Elizabeth Swanson, MD, and Brad Glick, DO, MPH, FAOCD, share treatment approaches for pediatric patients with AD.
Jonathan I Silverberg, MD, PhD, MPH: Let’s drill down a bit more. In a case like this, where do you start from a topical management perspective, what’s that starting point for both of you? Then we’ll shift and we’ll come full circle, so then how do we decide systemic therapy?
Elizabeth Swanson, MD: In a patient like this, 6 years old, I would probably grade it as moderate atopic dermatitis. I would present options like a classic option consisting of a topical steroid for flares and a nonsteroid for maintenance in some way. I would probably also talk about a compounded product we use a lot in pediatric dermatology called the Aron Regimen. I don’t know if you guys have dabbled much in that, but it’s a compounded mix of betamethasone valerate and mupirocin. It’s all in a 1-lb tub with either a Vanicream or a Plastibase base. You can use it up to 5 times a day for flare-ups, and you can use it once at bedtime for prevention and maintenance. I use a lot of that. It’s appealing to families who are even a little fearful of topical steroids because it’s so incredibly dilute. For this patient, I would describe a conventional regimen with a topical steroid and a nonsteroid. I would describe the Aron Regimen, and then I would tell them about dupilumab. He’s very much in that age range. Especially with the impact the itch is having, I think it’s worth considering. I commonly tell my patients and their families that itch and happiness are inversely related. As your itch increases, your happiness decreases, but the converse is true. As your itch decreases, your happiness increases and you have a lot of very happy people.
Brad Glick, DO, MPH, FAOCD: Cycling therapy is what I like to call it, and I explain that to my patients. I give them a little burst of corticosteroids. It could be something as potent as betamethasone valerate or as reasonably mild to moderate as mometasone furoate for a couple of weeks, and then I’ll cycle in one of the topical calcineurin inhibitors. Obviously, we have 2 of them. And dare I say this because we’ve had some reasonable success with it, but we do have a topical PDE4 inhibitor in crisaborole, it’s approved down to the age of 3 months. You have to make sure I get that right, Dr Swanson. I do find for a lot of the patients, even a 6-year-old and the parents, it’s been a tough sell at times too, because of the burning and stinging, and you have to chase after that. That’s how I’d handle that. I’d also just make sure what emollient they’re using. Is it a ceramide-containing emollient, a…degradation product type of emollient? There are a lot of very effective emollients out there. As I usually say, I’m a moisturizer freak. It’s really important to me to make sure there’s barrier restoration, and that’s where I start. I agree with Dr Swanson, the fact that we have an injectable therapy, tough sell as it may be to parents, that goes down now to the age of 6 months, I think is a reasonable conversation in the modern era of taking care of children with atopic dermatitis.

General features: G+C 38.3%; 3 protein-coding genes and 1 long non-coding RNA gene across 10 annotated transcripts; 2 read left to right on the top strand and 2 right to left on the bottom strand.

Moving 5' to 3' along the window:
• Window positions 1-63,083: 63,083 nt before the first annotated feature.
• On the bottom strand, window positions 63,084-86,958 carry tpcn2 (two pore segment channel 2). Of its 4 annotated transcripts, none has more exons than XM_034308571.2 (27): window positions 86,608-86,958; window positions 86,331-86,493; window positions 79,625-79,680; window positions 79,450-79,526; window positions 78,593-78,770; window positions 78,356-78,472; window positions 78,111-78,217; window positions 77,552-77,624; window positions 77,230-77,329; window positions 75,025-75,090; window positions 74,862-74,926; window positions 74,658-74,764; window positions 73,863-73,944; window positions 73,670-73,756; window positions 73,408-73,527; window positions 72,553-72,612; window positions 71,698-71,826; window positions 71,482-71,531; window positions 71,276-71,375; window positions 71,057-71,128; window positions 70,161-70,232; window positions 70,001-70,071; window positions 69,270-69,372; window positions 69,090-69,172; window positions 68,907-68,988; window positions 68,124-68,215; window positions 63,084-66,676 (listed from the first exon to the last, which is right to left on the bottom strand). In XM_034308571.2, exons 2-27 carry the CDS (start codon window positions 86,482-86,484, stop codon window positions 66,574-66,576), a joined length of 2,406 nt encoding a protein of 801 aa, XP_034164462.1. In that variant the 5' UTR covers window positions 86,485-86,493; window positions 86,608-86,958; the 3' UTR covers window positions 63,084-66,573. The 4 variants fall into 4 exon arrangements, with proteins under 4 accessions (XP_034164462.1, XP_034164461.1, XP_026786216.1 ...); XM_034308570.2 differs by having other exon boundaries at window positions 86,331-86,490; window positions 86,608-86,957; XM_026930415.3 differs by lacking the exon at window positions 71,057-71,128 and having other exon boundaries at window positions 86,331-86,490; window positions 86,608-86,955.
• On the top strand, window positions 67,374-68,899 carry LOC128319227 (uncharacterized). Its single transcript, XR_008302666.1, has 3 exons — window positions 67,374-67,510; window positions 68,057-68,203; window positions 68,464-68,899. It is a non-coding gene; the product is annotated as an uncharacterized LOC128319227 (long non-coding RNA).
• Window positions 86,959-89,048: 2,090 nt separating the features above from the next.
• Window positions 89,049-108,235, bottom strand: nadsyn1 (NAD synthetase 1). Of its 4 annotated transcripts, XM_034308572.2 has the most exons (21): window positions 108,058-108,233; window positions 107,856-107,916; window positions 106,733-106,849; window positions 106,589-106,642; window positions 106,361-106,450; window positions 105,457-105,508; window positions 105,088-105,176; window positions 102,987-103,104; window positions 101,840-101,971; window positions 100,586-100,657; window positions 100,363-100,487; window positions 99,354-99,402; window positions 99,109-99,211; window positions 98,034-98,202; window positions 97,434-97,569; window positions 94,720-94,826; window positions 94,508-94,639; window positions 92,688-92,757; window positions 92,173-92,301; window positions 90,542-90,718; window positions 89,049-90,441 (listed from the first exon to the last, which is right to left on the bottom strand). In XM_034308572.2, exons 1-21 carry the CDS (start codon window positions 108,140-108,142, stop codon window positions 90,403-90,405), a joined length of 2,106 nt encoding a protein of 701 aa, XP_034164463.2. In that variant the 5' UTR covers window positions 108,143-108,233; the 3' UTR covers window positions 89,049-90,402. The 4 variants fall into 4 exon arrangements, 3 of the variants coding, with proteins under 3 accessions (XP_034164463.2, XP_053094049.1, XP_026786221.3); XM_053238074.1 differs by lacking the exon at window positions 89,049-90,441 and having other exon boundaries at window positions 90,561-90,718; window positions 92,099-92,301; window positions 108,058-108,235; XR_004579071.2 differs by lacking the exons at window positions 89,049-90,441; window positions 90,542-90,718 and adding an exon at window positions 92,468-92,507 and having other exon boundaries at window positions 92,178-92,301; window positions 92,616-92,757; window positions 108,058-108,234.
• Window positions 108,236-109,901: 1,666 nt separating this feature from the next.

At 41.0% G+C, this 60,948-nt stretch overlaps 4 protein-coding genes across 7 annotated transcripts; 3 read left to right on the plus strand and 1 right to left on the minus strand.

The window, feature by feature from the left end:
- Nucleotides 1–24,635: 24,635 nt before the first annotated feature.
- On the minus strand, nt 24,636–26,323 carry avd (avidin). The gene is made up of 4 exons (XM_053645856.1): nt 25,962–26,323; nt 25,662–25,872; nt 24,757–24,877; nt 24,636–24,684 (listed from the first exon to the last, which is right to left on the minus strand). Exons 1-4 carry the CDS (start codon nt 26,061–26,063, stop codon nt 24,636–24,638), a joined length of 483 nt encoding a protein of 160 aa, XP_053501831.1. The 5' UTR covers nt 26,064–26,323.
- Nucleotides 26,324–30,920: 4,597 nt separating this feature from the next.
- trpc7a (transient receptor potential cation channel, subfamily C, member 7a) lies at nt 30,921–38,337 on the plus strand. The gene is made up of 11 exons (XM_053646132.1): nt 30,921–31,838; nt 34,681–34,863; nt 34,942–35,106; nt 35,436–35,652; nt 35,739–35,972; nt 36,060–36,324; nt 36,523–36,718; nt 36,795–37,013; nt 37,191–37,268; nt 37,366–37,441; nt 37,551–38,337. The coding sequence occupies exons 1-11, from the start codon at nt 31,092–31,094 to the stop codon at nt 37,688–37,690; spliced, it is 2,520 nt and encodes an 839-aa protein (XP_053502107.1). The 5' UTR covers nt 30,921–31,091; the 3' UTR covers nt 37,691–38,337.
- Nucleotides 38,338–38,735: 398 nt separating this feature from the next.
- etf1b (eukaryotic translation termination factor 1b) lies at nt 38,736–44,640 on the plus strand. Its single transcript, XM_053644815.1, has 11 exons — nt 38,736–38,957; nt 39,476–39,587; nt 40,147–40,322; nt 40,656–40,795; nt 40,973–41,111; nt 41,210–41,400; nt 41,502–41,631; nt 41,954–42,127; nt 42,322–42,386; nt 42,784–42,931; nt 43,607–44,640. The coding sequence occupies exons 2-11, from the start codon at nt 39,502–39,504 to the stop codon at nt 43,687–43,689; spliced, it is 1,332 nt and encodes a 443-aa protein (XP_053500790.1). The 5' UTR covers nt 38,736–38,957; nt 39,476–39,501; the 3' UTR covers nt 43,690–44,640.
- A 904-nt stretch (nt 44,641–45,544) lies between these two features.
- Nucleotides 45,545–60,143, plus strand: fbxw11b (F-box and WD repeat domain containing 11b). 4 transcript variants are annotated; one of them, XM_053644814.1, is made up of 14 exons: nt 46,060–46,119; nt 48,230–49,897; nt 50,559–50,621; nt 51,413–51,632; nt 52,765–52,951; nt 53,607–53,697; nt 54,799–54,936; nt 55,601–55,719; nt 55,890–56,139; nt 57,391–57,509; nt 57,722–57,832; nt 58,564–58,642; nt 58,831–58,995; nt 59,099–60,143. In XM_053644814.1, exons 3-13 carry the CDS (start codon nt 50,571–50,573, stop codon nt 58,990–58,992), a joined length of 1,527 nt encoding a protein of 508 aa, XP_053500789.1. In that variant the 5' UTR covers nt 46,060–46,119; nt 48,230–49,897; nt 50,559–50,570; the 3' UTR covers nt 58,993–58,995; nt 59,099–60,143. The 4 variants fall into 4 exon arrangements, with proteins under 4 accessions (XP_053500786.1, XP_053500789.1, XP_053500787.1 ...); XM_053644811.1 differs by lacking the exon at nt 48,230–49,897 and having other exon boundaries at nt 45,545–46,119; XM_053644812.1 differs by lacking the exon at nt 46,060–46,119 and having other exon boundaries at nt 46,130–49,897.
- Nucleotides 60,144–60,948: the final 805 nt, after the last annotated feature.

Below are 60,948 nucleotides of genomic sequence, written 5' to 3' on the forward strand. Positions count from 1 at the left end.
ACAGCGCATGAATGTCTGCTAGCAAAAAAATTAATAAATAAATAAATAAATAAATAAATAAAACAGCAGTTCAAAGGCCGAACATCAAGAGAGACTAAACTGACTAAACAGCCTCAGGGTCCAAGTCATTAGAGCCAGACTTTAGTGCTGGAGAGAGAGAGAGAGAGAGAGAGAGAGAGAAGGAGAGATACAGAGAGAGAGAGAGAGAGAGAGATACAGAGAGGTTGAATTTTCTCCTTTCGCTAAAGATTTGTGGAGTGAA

Elizabeth Swanson, MD: It will also be nice when we have additional topical nonsteroids available in this particular patient population. It’ll be nice when topical ruxolitinib gets approved for patients younger than 12. It’s a wonderful medication that’s so effective, and offers a lot of the speed and overall improvement of a topical steroid without being a steroid. I can’t wait for the age indication to be younger. Then we know that topical roflumilast and tapinarof, which are approved in the psoriasis community, are coming for the atopic dermatitis community. I’m excited to utilize those. I think those are going to be really appealing to patients and their parents.
Jonathan I Silverberg, MD, PhD, MPH: I agree.
Elizabeth Swanson, MD: Hopefully our topical option list will be growing in this particular subset of patients down the road, but that’s the thing I would present right now.
Jonathan I Silverberg, MD, PhD, MPH: I hope I can access some of those newer nonsteroidal options without having to go through steroids first. The insurance companies will have their own say in this, but most parents, after they go on social media, are scared of topical steroids. We would all agree, it’s probably overblown most of the time, but you don’t want to waste 20 minutes in the clinic talking them down. And they’re never fully confident in the therapy, which means they’re not going to give it a fair shake. I’d rather give them something, and like topical crisaborole, even if efficacy-wise it might be less effective than betamethasone, they actually use it because they’re not scared of it. And sometimes they’ll get better results because they’re putting it on.
Transcript edited for clarity